Surviving the Holidays After Stroke

By Patricia Raya, Guest Blogger, Stroke Survivor

Surviving the Holidays After StrokeThe holidays are around the corner. While these occasions are meant to be filled with joy and happiness with family and friends, sometimes they become a bit stressful and can cause anxiety. Often there is a lot of pressure to have the perfect holiday.

For the person affected by stroke feelings of stress, worry, sadness, and even anger are normal.

Remembering the past can be frustrating. Thanksgiving and Christmas are painted as perfect times of the year where all is right with the world. The world is different when you are looking at it through a stroke.

No matter where you are in your treatment and recovery, you’ll be affected in some way.

Here are some hints to make the holiday season more enjoyable and successful:

  1. Talk to loved ones, friends, and family. Tell them how you’re feeling. Be honest. If you’re overwhelmed and stressed let them know.
  2. Say “yes” to offers of help. People want to assist you. Let them. Give them suggestions.
  3. Learn to be present in the moment. Enjoy the moment and relax. Practice mindfulness. Take time out and listen to a guided meditation.
  4. Choose activities that are most important to you. It is ok to decline an invitation.  Set limits. Others might not understand how fatigued you feel. Take time for a nap to recharge.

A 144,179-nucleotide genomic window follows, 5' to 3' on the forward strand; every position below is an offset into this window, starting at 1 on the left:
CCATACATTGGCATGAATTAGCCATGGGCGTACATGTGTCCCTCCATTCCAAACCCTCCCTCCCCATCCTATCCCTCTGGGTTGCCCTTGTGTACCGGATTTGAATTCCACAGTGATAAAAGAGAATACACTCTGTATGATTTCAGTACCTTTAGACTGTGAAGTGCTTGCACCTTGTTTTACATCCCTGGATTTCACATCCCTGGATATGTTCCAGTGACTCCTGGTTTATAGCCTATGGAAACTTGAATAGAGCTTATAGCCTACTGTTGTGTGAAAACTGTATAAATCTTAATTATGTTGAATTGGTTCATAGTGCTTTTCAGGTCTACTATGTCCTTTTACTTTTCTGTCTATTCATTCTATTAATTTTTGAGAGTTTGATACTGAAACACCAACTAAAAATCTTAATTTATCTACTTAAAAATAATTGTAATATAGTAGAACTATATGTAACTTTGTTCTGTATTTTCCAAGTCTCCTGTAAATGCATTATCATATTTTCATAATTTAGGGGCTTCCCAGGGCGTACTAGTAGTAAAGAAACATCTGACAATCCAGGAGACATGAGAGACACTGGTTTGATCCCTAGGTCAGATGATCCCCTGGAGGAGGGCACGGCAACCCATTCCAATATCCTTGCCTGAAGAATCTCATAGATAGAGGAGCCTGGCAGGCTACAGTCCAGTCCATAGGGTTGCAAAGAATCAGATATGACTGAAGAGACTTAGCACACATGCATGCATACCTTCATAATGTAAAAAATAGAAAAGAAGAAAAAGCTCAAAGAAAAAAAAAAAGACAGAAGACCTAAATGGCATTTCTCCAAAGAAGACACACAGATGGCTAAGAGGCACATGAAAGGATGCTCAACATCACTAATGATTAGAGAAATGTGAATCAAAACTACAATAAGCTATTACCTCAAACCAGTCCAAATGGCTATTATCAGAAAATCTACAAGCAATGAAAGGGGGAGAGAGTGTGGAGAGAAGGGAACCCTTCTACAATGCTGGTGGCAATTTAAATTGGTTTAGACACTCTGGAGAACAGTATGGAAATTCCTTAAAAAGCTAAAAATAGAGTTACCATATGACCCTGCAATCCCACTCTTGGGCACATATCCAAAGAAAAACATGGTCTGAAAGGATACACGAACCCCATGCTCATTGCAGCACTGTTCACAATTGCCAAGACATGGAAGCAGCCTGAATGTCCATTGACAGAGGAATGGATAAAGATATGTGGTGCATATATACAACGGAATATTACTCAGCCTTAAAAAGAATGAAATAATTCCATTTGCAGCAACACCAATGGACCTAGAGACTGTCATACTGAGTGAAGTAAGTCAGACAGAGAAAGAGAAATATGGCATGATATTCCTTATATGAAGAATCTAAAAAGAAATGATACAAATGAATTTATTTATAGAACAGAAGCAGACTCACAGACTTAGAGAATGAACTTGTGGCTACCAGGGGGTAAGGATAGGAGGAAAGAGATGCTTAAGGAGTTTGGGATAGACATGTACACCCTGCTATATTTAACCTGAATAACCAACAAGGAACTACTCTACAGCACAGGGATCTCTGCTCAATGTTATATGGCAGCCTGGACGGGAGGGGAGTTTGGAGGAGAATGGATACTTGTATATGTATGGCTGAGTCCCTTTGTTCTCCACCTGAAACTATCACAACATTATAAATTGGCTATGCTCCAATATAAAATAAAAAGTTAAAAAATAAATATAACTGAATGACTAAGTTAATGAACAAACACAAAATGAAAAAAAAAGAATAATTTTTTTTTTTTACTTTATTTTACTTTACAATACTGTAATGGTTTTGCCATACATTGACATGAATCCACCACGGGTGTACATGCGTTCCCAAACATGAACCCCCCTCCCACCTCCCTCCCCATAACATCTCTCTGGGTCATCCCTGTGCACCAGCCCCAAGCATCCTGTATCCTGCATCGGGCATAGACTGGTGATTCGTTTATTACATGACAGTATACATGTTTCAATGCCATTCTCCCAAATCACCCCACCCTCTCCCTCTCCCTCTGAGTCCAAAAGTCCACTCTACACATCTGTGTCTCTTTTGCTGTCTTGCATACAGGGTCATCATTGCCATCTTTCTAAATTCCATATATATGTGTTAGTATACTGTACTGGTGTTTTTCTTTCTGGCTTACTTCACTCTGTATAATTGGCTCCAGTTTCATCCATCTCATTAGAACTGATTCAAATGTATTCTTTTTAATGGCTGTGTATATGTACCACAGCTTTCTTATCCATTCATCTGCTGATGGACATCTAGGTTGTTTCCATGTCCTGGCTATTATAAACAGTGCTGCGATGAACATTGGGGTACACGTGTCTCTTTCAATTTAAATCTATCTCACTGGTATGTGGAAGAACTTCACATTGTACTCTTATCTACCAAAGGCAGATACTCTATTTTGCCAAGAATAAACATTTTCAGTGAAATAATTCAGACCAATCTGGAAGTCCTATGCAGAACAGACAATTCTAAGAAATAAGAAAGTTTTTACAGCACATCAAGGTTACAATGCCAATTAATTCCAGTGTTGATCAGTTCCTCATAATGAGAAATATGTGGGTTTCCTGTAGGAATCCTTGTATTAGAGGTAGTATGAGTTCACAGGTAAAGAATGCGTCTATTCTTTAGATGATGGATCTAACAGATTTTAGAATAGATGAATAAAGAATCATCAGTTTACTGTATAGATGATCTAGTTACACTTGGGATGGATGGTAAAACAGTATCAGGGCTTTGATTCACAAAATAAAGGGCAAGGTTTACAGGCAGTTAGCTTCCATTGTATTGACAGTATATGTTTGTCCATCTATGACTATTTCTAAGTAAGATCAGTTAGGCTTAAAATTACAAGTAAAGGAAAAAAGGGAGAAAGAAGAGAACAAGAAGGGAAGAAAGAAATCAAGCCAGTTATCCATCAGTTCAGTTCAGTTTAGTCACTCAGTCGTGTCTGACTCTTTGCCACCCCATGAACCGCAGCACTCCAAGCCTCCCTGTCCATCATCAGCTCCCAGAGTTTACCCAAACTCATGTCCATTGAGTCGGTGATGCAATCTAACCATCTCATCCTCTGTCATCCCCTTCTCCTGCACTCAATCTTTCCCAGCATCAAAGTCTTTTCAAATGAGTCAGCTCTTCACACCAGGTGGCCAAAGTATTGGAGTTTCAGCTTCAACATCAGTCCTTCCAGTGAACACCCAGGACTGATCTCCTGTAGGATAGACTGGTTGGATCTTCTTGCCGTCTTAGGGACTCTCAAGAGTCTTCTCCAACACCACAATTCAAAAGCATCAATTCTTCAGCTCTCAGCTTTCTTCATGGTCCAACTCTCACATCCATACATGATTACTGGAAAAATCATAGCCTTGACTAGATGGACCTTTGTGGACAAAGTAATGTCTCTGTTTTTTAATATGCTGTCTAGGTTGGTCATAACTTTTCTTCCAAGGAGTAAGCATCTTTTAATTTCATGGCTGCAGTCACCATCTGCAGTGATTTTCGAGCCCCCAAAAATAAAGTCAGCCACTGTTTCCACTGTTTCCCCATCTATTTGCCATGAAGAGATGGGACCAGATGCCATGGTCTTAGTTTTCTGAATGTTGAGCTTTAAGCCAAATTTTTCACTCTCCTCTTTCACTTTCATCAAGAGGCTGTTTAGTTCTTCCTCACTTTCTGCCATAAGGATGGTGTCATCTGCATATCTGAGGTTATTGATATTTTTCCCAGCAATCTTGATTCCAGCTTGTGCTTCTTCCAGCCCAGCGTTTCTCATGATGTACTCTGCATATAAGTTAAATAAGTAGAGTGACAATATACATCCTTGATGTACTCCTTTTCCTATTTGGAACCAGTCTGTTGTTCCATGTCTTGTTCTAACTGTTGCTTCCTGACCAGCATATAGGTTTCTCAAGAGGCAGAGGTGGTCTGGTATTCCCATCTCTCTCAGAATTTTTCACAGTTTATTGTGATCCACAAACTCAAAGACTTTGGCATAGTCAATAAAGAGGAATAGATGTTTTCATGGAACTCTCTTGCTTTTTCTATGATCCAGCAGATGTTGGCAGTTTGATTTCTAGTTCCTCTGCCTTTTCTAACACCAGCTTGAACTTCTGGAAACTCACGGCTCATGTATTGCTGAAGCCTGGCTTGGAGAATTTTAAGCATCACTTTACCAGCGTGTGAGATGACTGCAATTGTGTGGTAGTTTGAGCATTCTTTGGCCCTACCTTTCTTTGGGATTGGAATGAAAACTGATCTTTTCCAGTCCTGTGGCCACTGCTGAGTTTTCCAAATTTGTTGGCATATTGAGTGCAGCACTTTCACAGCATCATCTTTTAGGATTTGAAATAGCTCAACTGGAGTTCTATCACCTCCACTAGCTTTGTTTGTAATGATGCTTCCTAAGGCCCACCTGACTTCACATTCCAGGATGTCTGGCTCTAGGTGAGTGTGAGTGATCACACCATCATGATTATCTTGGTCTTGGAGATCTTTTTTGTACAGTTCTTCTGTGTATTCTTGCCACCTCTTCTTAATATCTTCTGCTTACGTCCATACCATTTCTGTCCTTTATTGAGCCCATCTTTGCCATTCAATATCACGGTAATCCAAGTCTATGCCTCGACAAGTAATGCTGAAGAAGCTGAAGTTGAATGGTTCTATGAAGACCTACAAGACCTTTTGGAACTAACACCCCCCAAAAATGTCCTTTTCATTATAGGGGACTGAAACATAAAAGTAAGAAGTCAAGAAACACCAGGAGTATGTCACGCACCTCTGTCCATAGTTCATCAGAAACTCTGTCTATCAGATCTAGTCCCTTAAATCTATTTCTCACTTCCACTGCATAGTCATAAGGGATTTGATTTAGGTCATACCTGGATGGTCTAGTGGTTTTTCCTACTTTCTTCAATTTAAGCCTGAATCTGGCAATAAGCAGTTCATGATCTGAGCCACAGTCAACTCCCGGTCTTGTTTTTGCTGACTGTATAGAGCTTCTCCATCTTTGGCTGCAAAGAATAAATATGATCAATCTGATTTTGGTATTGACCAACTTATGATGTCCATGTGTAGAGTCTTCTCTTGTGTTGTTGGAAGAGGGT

5. Make a list. Lists are helpful for organizing and remembering. Making a list of tasks and categorizing them into “need to do” and “want to do.” Lists can help lighten the load of personal expectation. Cross off items as you complete them and don’t worry about those left undone. Ask family and friends to help you complete your list, go shopping if you are up to it.
  6. Do what you feel like doing. Doing things that were important to you before your stroke can help keep your spirits up.
  7. Surround yourself with others. It’s easier to maneuver through the holidays with those who love and care about you. Let them encourage you and offer comfort. Try not to isolate yourself.
  8. Look for the positives. Focus on blessings and forget the failures. Take time to be intentionally thankful.
  9. Keep your regular routine. A change in routine can lead to additional stress. Try to exercise at your usual time, go to meetings that you normally go to, and stick to as normal a diet as you possibly can.

This time of year can be a challenge, but it shouldn’t be dreaded. Having had a stroke doesn’t have to steal your holiday joy.

The views, opinions and positions expressed within these guest posts are those of the author alone and do not represent those of The American Heart Association | American Stroke Association. The accuracy, completeness and validity of any statements made within this article are not guaranteed. We accept no liability for any errors, omissions or representations. The copyright of this content belongs to the author and any liability with regards to infringement of intellectual property rights remains with them.
The American Heart Association’s blog is not intended to provide medical advice or treatment. Only your healthcare provider can provide that. The American Heart Association recommends that you consult your healthcare provider regarding your personal health matters. If you think you are having a heart attack, stroke or another emergency, please call 911 immediately.

 

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